¶ 4 On November 12, 2009, West Columbia filed an action against Richard Dresmann, one of its unit owners, based on his failure to pay his share of the common expenses. Thereafter, the unit became subject to a foreclosure action. On October 16, 2013, V&T purchased the subject condominium unit at a judicial foreclosure sale. The sale was confirmed by court order on December 16, 2013, and the deed was issued to V&T on December 31, 2013. On February 6, 2014, V&T tendered its first assessment payments to the association for the months of January and February 2014. In June, V&T was preparing to sell the property, so it requested a paid assessment letter. On June 19, 2014, West Columbia's property manager issued a paid assessment letter to V&T, advising it that a balance of $7803.97 was due and owing. V&T paid the amount under protest so that it could sell the unit unencumbered, but subsequently filed the present action against West Columbia on July 22, 2014, seeking a judgment in the amount of $7803.97.

         ¶ 5 In its complaint in assumpsit, V&T argued that it became responsible for assessments beginning in January 2014 and that it paid all the assessments that became due thereafter. V&T further argued that it was not responsible for any assessments left unpaid by the former owner because West Columbia obtained a judgment from the former owner in the November 2009 action.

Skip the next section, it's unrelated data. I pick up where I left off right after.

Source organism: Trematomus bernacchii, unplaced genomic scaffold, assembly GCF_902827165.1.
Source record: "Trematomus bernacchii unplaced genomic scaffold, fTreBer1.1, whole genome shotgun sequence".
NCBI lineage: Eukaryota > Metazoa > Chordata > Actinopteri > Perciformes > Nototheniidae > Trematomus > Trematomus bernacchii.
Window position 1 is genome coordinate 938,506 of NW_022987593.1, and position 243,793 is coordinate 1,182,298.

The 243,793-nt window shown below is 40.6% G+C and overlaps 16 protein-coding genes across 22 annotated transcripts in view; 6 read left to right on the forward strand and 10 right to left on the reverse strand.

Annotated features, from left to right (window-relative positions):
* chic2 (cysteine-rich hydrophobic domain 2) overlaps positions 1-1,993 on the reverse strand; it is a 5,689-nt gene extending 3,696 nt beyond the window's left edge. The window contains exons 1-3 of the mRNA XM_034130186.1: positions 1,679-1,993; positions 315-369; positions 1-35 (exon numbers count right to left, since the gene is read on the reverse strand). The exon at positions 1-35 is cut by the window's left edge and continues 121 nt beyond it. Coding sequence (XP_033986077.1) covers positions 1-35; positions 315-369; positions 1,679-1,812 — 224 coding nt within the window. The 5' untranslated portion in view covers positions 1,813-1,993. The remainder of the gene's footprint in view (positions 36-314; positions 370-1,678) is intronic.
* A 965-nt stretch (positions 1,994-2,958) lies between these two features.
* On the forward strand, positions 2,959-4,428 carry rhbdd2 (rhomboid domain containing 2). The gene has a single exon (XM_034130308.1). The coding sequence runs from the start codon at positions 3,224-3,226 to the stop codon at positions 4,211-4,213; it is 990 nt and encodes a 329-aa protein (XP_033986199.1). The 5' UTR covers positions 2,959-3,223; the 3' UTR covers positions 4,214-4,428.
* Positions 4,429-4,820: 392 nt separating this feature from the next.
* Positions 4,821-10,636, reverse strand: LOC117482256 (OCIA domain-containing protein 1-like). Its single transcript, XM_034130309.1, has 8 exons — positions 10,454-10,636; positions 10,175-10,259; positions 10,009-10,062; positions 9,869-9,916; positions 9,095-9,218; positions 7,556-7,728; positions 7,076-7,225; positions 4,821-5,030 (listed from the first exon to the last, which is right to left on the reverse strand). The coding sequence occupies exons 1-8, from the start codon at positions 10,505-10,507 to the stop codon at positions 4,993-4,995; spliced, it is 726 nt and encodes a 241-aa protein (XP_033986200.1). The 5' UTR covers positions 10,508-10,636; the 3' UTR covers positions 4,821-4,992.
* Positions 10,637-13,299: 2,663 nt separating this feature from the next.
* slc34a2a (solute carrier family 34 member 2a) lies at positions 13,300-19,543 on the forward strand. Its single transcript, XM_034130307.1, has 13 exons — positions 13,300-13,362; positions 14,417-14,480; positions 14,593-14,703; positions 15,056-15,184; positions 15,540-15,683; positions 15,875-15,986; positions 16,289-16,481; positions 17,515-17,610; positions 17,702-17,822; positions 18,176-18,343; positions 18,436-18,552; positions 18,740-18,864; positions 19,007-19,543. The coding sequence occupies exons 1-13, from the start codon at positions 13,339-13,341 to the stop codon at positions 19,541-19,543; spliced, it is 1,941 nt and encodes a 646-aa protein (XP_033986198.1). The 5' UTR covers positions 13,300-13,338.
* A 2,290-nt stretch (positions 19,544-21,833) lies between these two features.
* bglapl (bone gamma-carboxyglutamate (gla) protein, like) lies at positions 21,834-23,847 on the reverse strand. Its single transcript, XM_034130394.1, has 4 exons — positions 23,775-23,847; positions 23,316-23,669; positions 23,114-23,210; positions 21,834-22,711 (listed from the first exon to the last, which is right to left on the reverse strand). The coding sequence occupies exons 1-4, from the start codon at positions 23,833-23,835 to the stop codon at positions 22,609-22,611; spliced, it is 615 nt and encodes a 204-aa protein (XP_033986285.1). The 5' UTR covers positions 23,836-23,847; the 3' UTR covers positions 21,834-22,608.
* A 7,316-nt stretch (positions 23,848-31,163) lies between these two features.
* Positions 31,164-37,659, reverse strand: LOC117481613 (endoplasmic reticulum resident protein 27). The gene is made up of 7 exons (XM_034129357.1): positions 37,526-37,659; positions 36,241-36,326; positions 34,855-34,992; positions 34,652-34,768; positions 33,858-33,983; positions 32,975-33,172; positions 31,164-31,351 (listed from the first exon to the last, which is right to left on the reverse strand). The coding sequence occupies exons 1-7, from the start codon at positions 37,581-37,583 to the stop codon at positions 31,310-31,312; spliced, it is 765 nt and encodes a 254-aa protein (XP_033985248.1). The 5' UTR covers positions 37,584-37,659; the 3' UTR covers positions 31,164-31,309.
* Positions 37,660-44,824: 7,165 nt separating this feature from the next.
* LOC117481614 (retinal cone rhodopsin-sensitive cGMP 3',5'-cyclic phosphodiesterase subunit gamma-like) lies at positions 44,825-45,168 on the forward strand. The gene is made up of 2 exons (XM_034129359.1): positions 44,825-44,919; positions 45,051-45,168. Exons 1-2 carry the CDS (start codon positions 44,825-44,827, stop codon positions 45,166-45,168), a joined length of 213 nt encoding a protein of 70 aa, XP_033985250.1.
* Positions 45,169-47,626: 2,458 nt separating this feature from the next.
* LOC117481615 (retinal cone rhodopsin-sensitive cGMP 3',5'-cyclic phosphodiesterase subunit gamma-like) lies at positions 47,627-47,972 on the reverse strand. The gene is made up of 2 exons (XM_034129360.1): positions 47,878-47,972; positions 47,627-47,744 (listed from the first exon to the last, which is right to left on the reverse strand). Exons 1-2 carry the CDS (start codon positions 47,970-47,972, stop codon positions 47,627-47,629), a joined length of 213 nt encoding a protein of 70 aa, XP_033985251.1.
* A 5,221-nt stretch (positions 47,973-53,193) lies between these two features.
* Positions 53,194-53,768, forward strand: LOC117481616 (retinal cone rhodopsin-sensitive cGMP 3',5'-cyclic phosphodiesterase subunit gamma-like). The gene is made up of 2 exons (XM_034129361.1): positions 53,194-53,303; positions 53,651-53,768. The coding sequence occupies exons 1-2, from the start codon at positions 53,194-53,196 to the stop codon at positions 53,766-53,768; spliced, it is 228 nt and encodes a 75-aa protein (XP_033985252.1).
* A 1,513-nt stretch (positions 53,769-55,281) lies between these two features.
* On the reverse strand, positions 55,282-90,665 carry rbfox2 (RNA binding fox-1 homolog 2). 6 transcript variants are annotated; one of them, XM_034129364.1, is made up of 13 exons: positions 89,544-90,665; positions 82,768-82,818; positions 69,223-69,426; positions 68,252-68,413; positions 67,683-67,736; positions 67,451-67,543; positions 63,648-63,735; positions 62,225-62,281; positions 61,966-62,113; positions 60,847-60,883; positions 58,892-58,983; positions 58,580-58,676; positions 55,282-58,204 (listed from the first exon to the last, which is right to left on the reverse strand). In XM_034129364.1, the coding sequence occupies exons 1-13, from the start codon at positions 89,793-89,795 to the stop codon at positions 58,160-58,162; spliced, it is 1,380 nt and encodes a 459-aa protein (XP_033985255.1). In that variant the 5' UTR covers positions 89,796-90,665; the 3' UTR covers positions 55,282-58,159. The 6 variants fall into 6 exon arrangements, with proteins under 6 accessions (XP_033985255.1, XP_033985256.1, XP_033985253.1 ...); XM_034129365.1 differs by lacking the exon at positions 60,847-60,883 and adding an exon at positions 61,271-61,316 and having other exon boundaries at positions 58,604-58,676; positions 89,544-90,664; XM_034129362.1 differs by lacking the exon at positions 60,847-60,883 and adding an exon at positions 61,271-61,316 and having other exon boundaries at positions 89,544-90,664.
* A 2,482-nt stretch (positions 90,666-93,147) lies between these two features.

¶ 6 West Columbia filed affirmative defenses in its answer to V&T's complaint. In its first affirmative defense, based on section 9(g) of the Act, West Columbia stated that it had filed an action on November 12, 2009, based on the failure of the former owner to pay his share of the common expenses. West Columbia stated that on November 15, 2012, the circuit court of Cook County "confirmed the existence of an arrearage regarding the unit owner's proportionate share of common expenses." West Columbia contended that, thereafter, there were no payments made to the account until February 2014. West Columbia argued that after filing an action to collect unpaid assessments, accruing assessments and reasonable attorney fees, and "being awarded judgment by the court, " West Columbia was entitled to seek assessments from the first day of the month after the sale as well as six months' worth of assessments preceding the institution of an action "and attorney's fees." West Columbia also filed two counterclaims, which were later dismissed.